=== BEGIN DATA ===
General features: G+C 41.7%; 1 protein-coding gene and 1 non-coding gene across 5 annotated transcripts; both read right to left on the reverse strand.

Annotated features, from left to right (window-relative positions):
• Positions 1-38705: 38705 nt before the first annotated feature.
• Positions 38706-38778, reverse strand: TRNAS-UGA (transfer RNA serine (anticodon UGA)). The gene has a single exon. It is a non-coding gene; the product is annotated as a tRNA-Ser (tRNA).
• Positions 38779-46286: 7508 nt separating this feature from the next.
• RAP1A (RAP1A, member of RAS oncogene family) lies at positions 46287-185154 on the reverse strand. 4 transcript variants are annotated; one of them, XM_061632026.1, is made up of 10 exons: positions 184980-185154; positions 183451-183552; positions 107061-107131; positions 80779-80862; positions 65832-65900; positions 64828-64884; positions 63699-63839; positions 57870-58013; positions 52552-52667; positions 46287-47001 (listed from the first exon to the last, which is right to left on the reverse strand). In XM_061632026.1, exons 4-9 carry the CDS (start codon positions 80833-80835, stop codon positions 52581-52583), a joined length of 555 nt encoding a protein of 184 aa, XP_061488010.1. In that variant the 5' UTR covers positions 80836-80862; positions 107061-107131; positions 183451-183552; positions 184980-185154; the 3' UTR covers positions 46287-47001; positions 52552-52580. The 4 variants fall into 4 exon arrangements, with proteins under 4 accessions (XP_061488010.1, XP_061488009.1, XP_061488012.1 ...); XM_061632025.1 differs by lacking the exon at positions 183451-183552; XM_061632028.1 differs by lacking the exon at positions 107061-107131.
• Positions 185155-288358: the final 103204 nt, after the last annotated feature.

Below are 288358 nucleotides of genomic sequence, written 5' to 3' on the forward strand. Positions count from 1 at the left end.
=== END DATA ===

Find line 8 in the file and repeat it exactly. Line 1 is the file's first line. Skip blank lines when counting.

Below are 288358 nucleotides of genomic sequence, written 5' to 3' on the forward strand. Positions count from 1 at the left end.